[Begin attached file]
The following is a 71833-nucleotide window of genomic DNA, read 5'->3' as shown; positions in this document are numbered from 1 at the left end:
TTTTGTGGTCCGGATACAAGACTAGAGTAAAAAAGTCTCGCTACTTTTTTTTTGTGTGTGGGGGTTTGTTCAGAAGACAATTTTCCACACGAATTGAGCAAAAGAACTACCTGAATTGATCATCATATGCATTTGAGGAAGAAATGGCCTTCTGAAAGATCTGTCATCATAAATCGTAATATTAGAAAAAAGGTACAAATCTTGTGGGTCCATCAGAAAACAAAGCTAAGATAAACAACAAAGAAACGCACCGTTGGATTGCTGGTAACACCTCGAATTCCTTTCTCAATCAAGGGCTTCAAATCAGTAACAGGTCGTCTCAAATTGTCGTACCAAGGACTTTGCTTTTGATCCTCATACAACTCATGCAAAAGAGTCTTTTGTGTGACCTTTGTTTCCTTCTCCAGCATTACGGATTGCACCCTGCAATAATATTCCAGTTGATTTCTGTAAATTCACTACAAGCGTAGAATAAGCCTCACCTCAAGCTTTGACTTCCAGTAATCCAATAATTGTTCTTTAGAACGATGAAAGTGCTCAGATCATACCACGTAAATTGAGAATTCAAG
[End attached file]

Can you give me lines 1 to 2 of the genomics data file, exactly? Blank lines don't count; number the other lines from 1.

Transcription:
The following is a 71833-nucleotide window of genomic DNA, read 5'->3' as shown; positions in this document are numbered from 1 at the left end:
TTTTGTGGTCCGGATACAAGACTAGAGTAAAAAAGTCTCGCTACTTTTTTTTTGTGTGTGGGGGTTTGTTCAGAAGACAATTTTCCACACGAATTGAGCAAAAGAACTACCTGAATTGATCATCATATGCATTTGAGGAAGAAATGGCCTTCTGAAAGATCTGTCATCATAAATCGTAATATTAGAAAAAAGGTACAAATCTTGTGGGTCCATCAGAAAACAAAGCTAAGATAAACAACAAAGAAACGCACCGTTGGATTGCTGGTAACACCTCGAATTCCTTTCTCAATCAAGGGCTTCAAATCAGTAACAGGTCGTCTCAAATTGTCGTACCAAGGACTTTGCTTTTGATCCTCATACAACTCATGCAAAAGAGTCTTTTGTGTGACCTTTGTTTCCTTCTCCAGCATTACGGATTGCACCCTGCAATAATATTCCAGTTGATTTCTGTAAATTCACTACAAGCGTAGAATAAGCCTCACCTCAAGCTTTGACTTCCAGTAATCCAATAATTGTTCTTTAGAACGATGAAAGTGCTCAGATCATACCACGTAAATTGAGAATTCAAG